This paper reports the results of a further test of the hypothesis that the extent of ultrasound (US)-induced cell lysis in the presence of a US contrast agent to enhance cavitational effects is a function of cell size. The present data support the hypothesis. Human adult erythrocytes in vitro derived from patients with HIV (n = 15) and apparently healthy individuals (n = 15) were compared for US-induced hemolysis in vitro. The anticoagulated whole blood from patients with HIV and macrocytic erythrocytes had significantly greater (p <0.0001) mean corpuscular volume (MCV) and a significantly greater (p <0.03) extent of US-induced hemolysis in vitro relative to blood from apparently normal, healthy individuals. As a control to determine if disease state (i.e., HIV infection per se) might be a contributing factor in US-induced hemolysis in vitro, the blood from patients with HIV and apparently normal MCVs (n = 15) was also tested against an additional population of apparently normal, healthy individuals (n = 15); there were no statistically significant differences in MCVs or US-induced hemolysis between the two groups (p ≫ 0.05). There were also no statistically significant differences in viscosities or hematocrits of the whole blood or plasma in vitro from HIV-macrocytic or apparently healthy individuals but, for all blood types, a pooled correlation existed between hematocrit and whole blood viscosity.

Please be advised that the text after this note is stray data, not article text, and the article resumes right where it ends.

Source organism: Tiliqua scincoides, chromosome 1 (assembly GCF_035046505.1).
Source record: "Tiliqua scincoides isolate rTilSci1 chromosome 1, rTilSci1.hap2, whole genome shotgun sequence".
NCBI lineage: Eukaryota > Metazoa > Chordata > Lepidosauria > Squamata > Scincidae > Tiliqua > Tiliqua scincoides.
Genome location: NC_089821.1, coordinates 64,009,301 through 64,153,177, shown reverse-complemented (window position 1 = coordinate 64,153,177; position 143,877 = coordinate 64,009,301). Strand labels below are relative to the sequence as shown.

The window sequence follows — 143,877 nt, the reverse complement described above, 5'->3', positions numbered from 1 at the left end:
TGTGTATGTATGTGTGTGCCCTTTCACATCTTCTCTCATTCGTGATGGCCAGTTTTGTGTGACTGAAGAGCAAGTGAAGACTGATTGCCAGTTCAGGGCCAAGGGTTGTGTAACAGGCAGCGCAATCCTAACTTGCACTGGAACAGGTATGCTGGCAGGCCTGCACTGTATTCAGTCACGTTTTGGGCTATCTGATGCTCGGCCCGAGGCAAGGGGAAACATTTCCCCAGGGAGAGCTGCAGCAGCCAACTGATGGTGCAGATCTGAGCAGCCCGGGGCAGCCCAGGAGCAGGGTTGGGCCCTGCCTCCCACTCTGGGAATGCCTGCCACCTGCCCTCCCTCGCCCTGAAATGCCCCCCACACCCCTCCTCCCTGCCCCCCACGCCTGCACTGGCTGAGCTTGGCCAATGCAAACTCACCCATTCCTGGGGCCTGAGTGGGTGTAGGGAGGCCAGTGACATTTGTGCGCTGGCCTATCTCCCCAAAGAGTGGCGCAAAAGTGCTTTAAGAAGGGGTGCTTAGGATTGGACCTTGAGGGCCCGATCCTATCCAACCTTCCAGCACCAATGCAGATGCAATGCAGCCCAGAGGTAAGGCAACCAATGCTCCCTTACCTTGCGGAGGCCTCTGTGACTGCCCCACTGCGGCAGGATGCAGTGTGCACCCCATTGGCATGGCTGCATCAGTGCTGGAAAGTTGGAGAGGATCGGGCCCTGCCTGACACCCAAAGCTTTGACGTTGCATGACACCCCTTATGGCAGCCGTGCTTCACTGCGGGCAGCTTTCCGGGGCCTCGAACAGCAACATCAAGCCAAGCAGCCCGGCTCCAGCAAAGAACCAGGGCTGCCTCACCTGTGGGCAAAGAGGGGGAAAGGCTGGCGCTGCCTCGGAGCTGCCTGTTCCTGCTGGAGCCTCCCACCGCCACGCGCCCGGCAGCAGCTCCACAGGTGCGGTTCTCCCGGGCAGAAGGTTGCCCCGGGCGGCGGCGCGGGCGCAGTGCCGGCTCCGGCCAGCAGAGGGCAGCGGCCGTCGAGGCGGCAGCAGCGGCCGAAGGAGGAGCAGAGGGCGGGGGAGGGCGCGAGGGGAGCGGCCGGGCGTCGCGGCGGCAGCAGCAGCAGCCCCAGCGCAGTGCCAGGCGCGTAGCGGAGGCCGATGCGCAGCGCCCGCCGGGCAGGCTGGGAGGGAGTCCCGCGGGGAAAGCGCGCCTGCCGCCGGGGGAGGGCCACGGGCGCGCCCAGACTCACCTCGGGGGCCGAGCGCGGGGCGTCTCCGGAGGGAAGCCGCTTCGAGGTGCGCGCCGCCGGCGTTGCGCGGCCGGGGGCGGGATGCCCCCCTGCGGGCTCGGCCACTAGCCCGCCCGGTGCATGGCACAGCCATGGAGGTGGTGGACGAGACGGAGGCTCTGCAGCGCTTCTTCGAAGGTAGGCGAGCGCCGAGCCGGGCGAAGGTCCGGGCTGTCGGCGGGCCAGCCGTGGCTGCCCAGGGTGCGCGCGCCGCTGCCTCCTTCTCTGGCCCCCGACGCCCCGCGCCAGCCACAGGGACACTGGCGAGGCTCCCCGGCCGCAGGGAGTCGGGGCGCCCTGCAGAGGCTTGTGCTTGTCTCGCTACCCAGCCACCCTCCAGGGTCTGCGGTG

- Hemolysis in vitro
ASJC Scopus subject areas
- Radiological and Ultrasound Technology
- Radiology Nuclear Medicine and imaging